Paul’s life shows us a drastically different mindset. Rather than trying to escape his weaknesses, he embraces them. Rather than hindrances that keep him from doing what he wants to do, they are daily helps toward his holiness. They remind him of how badly he needs the Spirit of Christ to be working through him, making his finite labors fruitful and keeping him from the sins that all too often surface alongside weakness, such as pride, bitterness, covetousness, laziness, and irritability.
Paul’s weaknesses did not hold him back from doing great things for God. They did not make him passive or idle; indeed, he “worked harder than any” (1 Cor. 15:10). Paul was fruitful. But when we look at his life, we see that his fruitfulness was not so much about his doing great things but rather about demonstrating a great God.
What made God appear great? It was not the weakness itself. Weakness in and of itself is not holy and fruitful. Paul’s life was incredibly fruitful because of how he responded to his weaknesses. Rather than turning inward and focusing on how frustrating they were, how silly they made him appear, or how they foiled his ministry plans, they caused Paul to turn his eyes upward to a Savior who was nailed to the cross in His flesh but was raised in power and sat down at right hand of His Father in glory. When Paul beholds this Savior, he realizes he is simply a jar of clay through which that glory is to be seen and praised. The more Paul beholds Jesus, the more he becomes like Jesus, “transformed into the same image from one degree of glory to another” (2 Cor. 3:18). And the more he becomes like Jesus, the more fruitful his weaknesses are, because in his increasing maturity, the aim of his life becomes, “Not Paul, but Christ in and through Paul; not for the glory of Paul, but for the glory of Christ.”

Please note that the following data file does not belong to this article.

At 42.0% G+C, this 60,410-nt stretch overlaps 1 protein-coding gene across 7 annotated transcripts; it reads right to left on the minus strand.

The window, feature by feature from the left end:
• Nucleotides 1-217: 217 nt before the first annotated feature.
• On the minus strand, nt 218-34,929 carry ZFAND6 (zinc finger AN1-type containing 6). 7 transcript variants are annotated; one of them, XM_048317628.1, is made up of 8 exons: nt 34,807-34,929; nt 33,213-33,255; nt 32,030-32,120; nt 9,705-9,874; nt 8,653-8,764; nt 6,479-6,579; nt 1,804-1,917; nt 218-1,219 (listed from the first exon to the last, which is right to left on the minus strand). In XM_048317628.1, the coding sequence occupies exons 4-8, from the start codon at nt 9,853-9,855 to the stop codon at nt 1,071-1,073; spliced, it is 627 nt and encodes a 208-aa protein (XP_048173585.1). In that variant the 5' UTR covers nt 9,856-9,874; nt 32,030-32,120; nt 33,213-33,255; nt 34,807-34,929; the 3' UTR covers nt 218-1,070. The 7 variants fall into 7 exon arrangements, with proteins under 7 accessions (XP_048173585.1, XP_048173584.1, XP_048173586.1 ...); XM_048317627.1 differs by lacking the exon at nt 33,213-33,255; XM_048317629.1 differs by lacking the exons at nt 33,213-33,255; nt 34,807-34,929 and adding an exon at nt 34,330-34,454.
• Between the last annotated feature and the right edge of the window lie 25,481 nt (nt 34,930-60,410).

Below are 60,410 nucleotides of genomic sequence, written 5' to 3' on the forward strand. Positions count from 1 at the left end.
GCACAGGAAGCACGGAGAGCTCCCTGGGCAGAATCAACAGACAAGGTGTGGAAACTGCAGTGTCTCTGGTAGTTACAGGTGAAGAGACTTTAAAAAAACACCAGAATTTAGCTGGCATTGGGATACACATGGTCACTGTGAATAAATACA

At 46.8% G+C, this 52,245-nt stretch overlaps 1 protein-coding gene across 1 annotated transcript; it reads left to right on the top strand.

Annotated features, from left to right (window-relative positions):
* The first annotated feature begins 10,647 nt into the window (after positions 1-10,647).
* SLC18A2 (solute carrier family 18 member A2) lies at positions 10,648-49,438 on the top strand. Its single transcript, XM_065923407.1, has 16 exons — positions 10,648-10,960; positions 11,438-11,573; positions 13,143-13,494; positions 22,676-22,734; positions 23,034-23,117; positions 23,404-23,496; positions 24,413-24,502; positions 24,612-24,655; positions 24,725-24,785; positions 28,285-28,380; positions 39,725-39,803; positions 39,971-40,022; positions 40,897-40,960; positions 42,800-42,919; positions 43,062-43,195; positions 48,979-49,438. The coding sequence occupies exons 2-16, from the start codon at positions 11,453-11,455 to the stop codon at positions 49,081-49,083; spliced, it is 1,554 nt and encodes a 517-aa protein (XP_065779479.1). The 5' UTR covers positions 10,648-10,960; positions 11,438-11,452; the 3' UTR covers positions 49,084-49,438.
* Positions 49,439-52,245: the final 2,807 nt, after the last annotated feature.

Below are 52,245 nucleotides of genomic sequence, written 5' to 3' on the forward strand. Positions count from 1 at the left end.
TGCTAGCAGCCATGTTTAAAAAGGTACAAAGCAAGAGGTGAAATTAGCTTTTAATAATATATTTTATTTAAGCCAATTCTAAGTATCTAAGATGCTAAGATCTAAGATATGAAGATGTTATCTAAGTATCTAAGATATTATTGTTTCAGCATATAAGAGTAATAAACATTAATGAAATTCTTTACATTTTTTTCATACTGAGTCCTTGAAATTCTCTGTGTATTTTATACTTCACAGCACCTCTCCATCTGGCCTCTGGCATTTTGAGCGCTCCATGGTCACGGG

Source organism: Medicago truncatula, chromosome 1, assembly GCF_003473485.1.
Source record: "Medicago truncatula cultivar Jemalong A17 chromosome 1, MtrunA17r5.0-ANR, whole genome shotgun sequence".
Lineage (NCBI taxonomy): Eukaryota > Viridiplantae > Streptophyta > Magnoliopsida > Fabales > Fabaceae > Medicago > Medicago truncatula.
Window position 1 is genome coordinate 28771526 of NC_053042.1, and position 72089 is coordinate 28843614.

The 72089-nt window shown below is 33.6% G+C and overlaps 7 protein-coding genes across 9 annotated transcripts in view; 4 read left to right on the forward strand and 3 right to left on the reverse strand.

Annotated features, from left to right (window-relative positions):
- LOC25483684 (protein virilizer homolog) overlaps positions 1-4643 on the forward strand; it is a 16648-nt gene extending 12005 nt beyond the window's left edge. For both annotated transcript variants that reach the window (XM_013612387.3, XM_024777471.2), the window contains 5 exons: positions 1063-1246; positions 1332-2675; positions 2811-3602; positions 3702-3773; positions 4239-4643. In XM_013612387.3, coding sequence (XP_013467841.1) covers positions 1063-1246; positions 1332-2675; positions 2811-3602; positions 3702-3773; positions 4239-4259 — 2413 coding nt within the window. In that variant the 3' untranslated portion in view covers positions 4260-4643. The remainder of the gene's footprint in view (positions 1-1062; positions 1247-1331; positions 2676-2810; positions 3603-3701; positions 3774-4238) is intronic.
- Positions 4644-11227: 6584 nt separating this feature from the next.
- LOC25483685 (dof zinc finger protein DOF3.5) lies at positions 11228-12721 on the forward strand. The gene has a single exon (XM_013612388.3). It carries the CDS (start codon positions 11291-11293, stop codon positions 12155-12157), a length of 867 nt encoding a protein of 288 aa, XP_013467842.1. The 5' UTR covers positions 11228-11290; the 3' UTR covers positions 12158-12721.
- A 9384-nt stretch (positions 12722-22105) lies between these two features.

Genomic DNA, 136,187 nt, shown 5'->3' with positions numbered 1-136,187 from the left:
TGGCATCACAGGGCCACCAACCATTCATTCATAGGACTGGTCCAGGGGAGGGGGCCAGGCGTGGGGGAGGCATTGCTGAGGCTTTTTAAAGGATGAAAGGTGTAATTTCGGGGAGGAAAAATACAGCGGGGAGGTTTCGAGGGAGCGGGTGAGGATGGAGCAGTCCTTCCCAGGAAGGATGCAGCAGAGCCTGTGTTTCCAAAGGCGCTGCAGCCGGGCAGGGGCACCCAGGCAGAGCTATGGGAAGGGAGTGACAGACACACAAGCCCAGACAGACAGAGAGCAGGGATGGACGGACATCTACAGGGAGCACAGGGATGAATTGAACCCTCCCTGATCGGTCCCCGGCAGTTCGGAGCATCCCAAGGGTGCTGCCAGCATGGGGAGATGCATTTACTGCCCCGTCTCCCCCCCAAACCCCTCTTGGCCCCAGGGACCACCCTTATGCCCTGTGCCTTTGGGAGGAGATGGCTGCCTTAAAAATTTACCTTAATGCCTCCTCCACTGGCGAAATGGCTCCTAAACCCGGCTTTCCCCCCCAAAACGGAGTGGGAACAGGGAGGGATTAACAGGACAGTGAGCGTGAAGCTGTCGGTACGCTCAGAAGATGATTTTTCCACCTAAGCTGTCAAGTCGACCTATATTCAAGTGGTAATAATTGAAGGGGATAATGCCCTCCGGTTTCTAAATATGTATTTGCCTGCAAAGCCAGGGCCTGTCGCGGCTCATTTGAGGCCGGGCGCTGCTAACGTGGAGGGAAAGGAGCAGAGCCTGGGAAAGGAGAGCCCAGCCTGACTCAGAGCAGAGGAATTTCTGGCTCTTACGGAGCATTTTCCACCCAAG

Weakness is hard. As we feel the weight of it, we groan, “longing to put on our heavenly dwelling” (2 Cor. 5:2) and to be freed from a fallen body and world. As long as this groaning causes us to turn inward and bemoan our own limitations and how uncomfortable they make us, then yes, our weaknesses will be hindrances to mature fruitfulness—and more so, provocations to sin and misery. But there is another way to groan, and it is a groaning that results in growing.
My groaning in weakness can make me covet what others are able to do, or it can drive me to prayerfully ask God to show me the work He has prepared for me and how I might do it in a way that makes Jesus look great.
My groaning in weakness can make me pridefully insecure, or it can compel me to learn how to love people well, as my heart rests secure in the smile of Christ rather than the praise of man.
My groaning in weakness can make me bitter about my own lack, or it can drive me to discover new depths of joy in what Christ lavishly provides through my union with him.
Are you weak? Ask God to make it a weakness unto maturity, in which the glory of Christ is beheld and the power of Christ is praised.